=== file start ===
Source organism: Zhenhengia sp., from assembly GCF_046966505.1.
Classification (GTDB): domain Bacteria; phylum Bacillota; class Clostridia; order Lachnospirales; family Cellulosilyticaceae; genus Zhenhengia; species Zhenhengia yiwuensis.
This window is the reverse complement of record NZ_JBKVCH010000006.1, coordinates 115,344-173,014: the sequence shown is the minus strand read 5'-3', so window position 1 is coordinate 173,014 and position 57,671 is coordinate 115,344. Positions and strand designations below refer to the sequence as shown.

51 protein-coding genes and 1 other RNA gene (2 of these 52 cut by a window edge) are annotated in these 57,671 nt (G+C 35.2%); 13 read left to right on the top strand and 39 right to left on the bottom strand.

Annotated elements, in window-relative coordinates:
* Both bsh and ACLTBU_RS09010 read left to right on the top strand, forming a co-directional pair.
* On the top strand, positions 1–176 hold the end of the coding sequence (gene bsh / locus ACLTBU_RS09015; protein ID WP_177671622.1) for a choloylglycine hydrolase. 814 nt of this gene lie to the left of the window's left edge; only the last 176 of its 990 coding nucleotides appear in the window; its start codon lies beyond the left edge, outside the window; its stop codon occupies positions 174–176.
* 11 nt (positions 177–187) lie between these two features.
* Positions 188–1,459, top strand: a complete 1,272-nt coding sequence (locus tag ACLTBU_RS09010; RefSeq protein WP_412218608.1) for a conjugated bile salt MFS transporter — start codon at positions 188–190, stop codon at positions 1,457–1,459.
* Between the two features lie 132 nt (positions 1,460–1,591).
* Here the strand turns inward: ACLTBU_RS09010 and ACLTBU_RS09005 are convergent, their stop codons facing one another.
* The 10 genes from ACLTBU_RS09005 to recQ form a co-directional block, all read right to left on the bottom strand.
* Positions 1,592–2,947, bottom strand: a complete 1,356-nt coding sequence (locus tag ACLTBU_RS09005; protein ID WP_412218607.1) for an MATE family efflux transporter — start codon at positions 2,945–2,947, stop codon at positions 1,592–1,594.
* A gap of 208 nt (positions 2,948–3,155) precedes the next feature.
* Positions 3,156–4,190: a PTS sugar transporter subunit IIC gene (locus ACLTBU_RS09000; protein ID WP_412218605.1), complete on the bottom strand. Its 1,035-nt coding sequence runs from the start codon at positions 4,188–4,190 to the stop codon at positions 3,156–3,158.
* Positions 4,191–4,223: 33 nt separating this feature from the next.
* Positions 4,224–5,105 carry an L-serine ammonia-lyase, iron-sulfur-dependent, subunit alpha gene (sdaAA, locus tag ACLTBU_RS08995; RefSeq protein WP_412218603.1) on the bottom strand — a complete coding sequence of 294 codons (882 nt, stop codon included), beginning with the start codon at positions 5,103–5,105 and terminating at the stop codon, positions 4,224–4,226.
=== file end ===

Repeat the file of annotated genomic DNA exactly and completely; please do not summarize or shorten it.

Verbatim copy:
Source organism: Zhenhengia sp., from assembly GCF_046966505.1.
Classification (GTDB): domain Bacteria; phylum Bacillota; class Clostridia; order Lachnospirales; family Cellulosilyticaceae; genus Zhenhengia; species Zhenhengia yiwuensis.
This window is the reverse complement of record NZ_JBKVCH010000006.1, coordinates 115,344-173,014: the sequence shown is the minus strand read 5'-3', so window position 1 is coordinate 173,014 and position 57,671 is coordinate 115,344. Positions and strand designations below refer to the sequence as shown.

51 protein-coding genes and 1 other RNA gene (2 of these 52 cut by a window edge) are annotated in these 57,671 nt (G+C 35.2%); 13 read left to right on the top strand and 39 right to left on the bottom strand.

Annotated elements, in window-relative coordinates:
* Both bsh and ACLTBU_RS09010 read left to right on the top strand, forming a co-directional pair.
* On the top strand, positions 1–176 hold the end of the coding sequence (gene bsh / locus ACLTBU_RS09015; protein ID WP_177671622.1) for a choloylglycine hydrolase. 814 nt of this gene lie to the left of the window's left edge; only the last 176 of its 990 coding nucleotides appear in the window; its start codon lies beyond the left edge, outside the window; its stop codon occupies positions 174–176.
* 11 nt (positions 177–187) lie between these two features.
* Positions 188–1,459, top strand: a complete 1,272-nt coding sequence (locus tag ACLTBU_RS09010; RefSeq protein WP_412218608.1) for a conjugated bile salt MFS transporter — start codon at positions 188–190, stop codon at positions 1,457–1,459.
* Between the two features lie 132 nt (positions 1,460–1,591).
* Here the strand turns inward: ACLTBU_RS09010 and ACLTBU_RS09005 are convergent, their stop codons facing one another.
* The 10 genes from ACLTBU_RS09005 to recQ form a co-directional block, all read right to left on the bottom strand.
* Positions 1,592–2,947, bottom strand: a complete 1,356-nt coding sequence (locus tag ACLTBU_RS09005; protein ID WP_412218607.1) for an MATE family efflux transporter — start codon at positions 2,945–2,947, stop codon at positions 1,592–1,594.
* A gap of 208 nt (positions 2,948–3,155) precedes the next feature.
* Positions 3,156–4,190: a PTS sugar transporter subunit IIC gene (locus ACLTBU_RS09000; protein ID WP_412218605.1), complete on the bottom strand. Its 1,035-nt coding sequence runs from the start codon at positions 4,188–4,190 to the stop codon at positions 3,156–3,158.
* Positions 4,191–4,223: 33 nt separating this feature from the next.
* Positions 4,224–5,105 carry an L-serine ammonia-lyase, iron-sulfur-dependent, subunit alpha gene (sdaAA, locus tag ACLTBU_RS08995; RefSeq protein WP_412218603.1) on the bottom strand — a complete coding sequence of 294 codons (882 nt, stop codon included), beginning with the start codon at positions 5,103–5,105 and terminating at the stop codon, positions 4,224–4,226.